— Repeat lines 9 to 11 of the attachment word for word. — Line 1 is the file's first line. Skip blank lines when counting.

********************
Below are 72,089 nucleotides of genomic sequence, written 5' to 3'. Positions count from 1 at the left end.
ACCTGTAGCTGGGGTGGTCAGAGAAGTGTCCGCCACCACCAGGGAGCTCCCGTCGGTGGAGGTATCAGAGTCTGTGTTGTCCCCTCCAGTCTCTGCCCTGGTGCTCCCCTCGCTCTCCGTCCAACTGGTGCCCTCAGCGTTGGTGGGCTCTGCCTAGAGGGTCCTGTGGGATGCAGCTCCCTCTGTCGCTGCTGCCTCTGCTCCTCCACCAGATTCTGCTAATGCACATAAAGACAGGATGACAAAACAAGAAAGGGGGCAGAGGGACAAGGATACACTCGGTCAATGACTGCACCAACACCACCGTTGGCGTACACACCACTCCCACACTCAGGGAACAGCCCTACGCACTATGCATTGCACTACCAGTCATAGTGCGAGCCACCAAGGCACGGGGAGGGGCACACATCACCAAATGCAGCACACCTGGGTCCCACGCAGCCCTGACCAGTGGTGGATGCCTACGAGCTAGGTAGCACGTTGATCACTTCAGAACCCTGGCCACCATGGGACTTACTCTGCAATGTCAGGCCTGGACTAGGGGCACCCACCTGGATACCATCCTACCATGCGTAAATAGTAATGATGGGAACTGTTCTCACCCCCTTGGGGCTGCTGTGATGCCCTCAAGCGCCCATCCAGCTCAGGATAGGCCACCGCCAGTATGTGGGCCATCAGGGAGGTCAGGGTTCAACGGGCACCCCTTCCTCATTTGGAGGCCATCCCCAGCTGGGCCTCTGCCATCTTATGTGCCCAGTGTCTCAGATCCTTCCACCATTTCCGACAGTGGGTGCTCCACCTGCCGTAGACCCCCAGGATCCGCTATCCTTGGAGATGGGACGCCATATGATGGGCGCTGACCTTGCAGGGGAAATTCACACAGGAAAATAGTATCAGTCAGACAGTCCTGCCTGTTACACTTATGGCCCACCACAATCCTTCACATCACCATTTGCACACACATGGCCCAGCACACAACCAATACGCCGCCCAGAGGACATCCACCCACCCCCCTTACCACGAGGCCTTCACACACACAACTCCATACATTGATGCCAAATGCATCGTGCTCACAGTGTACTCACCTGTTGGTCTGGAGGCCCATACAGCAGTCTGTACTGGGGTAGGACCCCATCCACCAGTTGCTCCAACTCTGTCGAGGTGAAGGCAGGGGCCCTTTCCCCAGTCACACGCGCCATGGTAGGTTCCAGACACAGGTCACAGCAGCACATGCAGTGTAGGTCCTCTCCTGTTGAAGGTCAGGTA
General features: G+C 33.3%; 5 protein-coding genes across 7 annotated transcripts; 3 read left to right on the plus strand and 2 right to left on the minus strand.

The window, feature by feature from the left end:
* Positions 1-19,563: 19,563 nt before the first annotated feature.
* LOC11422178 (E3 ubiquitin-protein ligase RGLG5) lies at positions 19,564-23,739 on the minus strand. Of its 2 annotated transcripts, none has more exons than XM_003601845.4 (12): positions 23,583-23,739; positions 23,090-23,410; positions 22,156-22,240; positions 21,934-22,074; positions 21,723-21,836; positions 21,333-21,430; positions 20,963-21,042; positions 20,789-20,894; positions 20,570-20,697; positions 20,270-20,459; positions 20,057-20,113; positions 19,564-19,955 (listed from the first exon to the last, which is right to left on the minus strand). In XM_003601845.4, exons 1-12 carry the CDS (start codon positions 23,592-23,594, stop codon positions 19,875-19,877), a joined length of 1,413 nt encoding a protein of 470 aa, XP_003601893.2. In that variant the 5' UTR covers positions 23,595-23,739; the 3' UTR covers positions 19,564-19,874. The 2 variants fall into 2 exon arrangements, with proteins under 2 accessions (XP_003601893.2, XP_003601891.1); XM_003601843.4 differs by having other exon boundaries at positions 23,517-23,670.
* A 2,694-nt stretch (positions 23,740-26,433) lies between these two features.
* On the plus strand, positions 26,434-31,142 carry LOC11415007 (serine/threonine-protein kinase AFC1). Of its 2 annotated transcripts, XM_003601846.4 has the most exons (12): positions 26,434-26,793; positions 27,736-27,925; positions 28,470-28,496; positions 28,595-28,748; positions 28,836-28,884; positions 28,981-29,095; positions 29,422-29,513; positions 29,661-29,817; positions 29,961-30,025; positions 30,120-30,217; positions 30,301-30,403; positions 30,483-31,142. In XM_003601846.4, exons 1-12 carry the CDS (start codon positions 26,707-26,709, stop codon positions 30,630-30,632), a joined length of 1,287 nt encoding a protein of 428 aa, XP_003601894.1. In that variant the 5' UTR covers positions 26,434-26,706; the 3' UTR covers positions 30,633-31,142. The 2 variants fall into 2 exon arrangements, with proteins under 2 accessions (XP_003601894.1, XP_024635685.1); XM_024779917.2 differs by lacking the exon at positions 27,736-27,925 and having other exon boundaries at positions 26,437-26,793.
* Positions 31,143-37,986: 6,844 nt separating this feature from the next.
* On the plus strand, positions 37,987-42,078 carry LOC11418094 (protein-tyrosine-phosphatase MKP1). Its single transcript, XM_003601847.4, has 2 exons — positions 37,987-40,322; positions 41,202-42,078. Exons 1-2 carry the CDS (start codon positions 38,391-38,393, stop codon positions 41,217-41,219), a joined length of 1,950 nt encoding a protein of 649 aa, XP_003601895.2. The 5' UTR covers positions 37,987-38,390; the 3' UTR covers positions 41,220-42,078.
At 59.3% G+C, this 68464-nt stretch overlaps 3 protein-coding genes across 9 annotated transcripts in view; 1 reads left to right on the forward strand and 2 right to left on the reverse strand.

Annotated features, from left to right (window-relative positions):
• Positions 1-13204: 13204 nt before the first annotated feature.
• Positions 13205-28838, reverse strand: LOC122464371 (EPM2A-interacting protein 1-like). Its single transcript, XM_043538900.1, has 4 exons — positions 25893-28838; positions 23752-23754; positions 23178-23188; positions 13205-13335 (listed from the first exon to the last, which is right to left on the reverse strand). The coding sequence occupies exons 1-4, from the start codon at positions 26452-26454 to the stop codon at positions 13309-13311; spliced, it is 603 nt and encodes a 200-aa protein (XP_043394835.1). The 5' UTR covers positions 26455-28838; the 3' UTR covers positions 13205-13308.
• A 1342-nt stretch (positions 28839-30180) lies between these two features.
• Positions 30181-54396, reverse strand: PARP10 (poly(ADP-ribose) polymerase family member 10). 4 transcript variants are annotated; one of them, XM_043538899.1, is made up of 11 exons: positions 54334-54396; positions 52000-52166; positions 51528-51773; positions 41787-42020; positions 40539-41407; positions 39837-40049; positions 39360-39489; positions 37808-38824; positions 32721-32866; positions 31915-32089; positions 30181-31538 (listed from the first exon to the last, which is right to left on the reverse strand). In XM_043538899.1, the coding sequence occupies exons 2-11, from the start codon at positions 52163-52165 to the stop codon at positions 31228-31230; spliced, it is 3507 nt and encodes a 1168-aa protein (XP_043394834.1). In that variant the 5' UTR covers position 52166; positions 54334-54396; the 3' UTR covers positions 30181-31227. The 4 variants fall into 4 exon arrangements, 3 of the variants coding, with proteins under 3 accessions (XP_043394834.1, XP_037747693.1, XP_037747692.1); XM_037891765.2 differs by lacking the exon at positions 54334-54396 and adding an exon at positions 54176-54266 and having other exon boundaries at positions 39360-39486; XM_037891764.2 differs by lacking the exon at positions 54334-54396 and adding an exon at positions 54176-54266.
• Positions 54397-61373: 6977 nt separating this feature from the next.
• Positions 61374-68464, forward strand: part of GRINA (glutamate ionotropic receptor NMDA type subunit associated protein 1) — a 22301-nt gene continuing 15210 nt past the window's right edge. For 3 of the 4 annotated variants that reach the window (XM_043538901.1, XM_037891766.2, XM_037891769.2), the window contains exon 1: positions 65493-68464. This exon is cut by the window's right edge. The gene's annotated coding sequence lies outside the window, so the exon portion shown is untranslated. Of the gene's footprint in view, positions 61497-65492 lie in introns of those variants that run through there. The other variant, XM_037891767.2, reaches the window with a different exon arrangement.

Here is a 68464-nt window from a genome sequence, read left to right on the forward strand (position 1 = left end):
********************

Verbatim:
* Positions 31,143-37,986: 6,844 nt separating this feature from the next.
* On the plus strand, positions 37,987-42,078 carry LOC11418094 (protein-tyrosine-phosphatase MKP1). Its single transcript, XM_003601847.4, has 2 exons — positions 37,987-40,322; positions 41,202-42,078. Exons 1-2 carry the CDS (start codon positions 38,391-38,393, stop codon positions 41,217-41,219), a joined length of 1,950 nt encoding a protein of 649 aa, XP_003601895.2. The 5' UTR covers positions 37,987-38,390; the 3' UTR covers positions 41,220-42,078.
At 59.3% G+C, this 68464-nt stretch overlaps 3 protein-coding genes across 9 annotated transcripts in view; 1 reads left to right on the forward strand and 2 right to left on the reverse strand.